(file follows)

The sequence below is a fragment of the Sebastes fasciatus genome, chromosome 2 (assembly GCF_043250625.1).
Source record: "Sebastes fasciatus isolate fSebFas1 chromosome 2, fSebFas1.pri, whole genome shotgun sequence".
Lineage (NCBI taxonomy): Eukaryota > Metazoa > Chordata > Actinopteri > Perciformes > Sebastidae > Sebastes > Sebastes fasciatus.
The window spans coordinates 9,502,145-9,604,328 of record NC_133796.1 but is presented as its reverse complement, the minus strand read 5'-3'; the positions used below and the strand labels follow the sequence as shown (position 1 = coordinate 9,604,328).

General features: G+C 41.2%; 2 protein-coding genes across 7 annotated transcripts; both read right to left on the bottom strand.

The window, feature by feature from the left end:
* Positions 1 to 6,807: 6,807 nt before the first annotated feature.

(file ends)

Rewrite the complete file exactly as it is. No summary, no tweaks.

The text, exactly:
The sequence below is a fragment of the Sebastes fasciatus genome, chromosome 2 (assembly GCF_043250625.1).
Source record: "Sebastes fasciatus isolate fSebFas1 chromosome 2, fSebFas1.pri, whole genome shotgun sequence".
Lineage (NCBI taxonomy): Eukaryota > Metazoa > Chordata > Actinopteri > Perciformes > Sebastidae > Sebastes > Sebastes fasciatus.
The window spans coordinates 9,502,145-9,604,328 of record NC_133796.1 but is presented as its reverse complement, the minus strand read 5'-3'; the positions used below and the strand labels follow the sequence as shown (position 1 = coordinate 9,604,328).

General features: G+C 41.2%; 2 protein-coding genes across 7 annotated transcripts; both read right to left on the bottom strand.

The window, feature by feature from the left end:
* Positions 1 to 6,807: 6,807 nt before the first annotated feature.